VALENCIA, Spain — Science fiction may be about humans versus the machines. However, a lot of software management is still quick to blame incidents on human error over the complexity of those machines we’re interacting with.
At a time in which we understand the impact of both burnout and psychological safety on teams, finding “human error” included in a root cause analysis is just bad business. The blame game must end as it’s disruptive to the team and organizational resiliency.
In her lightning talk “Whyhappn instead of Whodunnit,” independent software engineer Silvia Pina begged the KubeCon + CloudNativeCon Europe 2022 audience to remove the term human error from their vocabulary. Because when we are talking about consistently complex systems with unknown unknowns and increasingly sophisticated attack vectors, it can’t come down to just one person.
As Charity Majors contends, the smallest unit of software delivery and ownership is a team. It’s time to shift our focus from blaming the individual to applying Pina’s perspective of systems thinking and organizational psychology to increasing resiliency.
Even Aviation Doesn’t Talk Human Error Anymore
The concept of human error in technology is adapted from the aviation industry. “Because the system or the machine is considered really reliable and all safety issues come from the fact that humans are operating it, so humans are the weak link,” Pina explained. Or at least we were perceived to be.
Over time, human error in aviation changed from the cause of failure to a symptom of failure. Safety is no longer perceived as inherent to the system, so progress has been redefined as a better understanding of the ways in which tools, tasks, and the environment interact.
Alas, human error is still being applied to reasons behind software incidents.
“It’s like an Agatha Christie story trying to figure out who has committed the crime, or, in this case, the incident,” Pina said. “This ties to an old view of human error that comes from aviation where high reliability is a requirement.” Reliability is of course a requirement in software engineering, but not at the 100% uptime an airplane full of people demands.
Like aviation, distributed software systems have high levels of complexity. But these systems also have a huge amount of variability. “This level of variability requires some level of adjustment,” she said. “This is one of the reasons we are successful, but this is also one of the reasons why there are failures.” Teams must accept that failures will occur, no matter what they do to plan against them.
There’s also an embracing of failure — in software engineering, not aviation — as an opportunity to experiment and learn. This is even a critical part of the site reliable engineering practice, to allow for an error budget, applying observability and chaos engineering to better learn through pushing systems to the limits, and sometimes, failure.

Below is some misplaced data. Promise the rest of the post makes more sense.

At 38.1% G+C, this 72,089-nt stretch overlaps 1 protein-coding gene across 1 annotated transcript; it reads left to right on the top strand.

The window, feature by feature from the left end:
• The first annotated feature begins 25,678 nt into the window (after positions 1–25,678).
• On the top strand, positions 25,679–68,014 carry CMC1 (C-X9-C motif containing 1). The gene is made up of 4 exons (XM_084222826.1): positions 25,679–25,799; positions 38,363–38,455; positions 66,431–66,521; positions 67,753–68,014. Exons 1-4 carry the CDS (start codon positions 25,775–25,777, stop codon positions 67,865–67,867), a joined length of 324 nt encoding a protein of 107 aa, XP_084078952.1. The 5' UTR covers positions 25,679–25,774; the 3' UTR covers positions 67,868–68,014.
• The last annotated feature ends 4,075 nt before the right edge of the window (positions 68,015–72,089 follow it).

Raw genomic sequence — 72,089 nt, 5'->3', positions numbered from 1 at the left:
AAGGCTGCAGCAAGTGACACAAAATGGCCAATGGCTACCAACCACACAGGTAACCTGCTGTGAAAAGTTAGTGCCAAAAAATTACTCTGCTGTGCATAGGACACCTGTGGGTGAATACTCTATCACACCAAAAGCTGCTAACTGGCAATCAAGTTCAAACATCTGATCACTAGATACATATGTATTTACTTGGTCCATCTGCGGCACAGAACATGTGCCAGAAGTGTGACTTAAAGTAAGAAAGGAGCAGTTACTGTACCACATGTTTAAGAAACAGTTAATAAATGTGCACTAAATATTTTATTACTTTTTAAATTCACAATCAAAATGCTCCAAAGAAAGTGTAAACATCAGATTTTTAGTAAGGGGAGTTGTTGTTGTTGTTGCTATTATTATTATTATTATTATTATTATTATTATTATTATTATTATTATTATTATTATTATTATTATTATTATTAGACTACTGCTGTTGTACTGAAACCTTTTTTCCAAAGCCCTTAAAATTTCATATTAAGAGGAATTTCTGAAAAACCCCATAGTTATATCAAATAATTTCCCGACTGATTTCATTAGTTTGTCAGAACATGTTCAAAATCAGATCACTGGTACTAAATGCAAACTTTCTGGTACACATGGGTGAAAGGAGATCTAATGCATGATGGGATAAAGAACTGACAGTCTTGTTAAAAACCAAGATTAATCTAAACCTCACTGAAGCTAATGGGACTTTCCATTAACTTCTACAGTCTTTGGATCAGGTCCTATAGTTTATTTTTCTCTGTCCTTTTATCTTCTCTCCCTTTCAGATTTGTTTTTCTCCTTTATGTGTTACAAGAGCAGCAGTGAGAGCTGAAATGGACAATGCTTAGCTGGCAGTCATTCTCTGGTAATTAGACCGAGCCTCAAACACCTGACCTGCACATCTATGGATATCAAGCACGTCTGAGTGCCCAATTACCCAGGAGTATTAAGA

The Psychological Safety of High-Performing Organizations
Success and failure are better perceived as two sides of the same coin. Pina calls this new view of human error more like a “no view. We no longer need to have human error as a category in postmortems.
“We should take away the focus from the individual and try to look at what organizations can do,” she said.
- Preoccupied with failure — try to identify warning signs for all possible failures at technical, process or human levels
- Reluctant to simplify — embrace complexity, don’t look for simple answers, understand need for specialization, upskilling and training, as well as automation
- Sensitive to operations — maintain a global view and look to understand work-as-done, embracing candid employee feedback
- Committed to resilience — failure becomes a learning opportunity, teams constantly looking for ways to recover more quickly
- Defer to expertise — anyone can ask questions or provide answers, expertise is valued more than authority
“Failure has a role in how these [elite] organizations work,” Pina explained. “We build resilience to failure by focusing on helping people to cope with complexity under pressure.”
This means, she says, keeping awareness at an organizational level, and spreading the lessons throughout. With this in mind, the blameless postmortem is essential to learn the root causes of an incident. A postmortem is an important mechanism for continuous learning and improvement in incident response, but only if the finger-pointing is left out.
“We move from this very human tendency to judge to a point where we can then understand why a failure happens,” Pina said. “And this is why we need to no longer talk about human error.”
This is also why zero trust culture centers on moving away from the assumption that humans are the weakest link in any security chain, and more toward making security everyone’s job. Then from a technical level, enforcing collaborative governance. Yes, human error is a leading cause of Kubernetes security incidents, but that’s because the orchestration system is very weak on security-minded defaults.
Red Hat even found that these Kubernetes incidents were caused by misconfiguration incidents. But if that is the repeated error, that’s a systemic and procedural issue — along with a technical one — not down to the error of one teammate. High-performing organizations understand that they must improve processes and tech in response, not play the blame game.
Psychological safety is essential to building organizational resilience to failure. Pina says, therefore, it’s leadership’s job to help people cope with complexity under pressure.
Decoupling human error from incident response gains perspective, she explained, and you see things anew, just like a René Magritte painting.
KubeCon + CloudNativeCon and Red Hat are sponsors of The New Stack.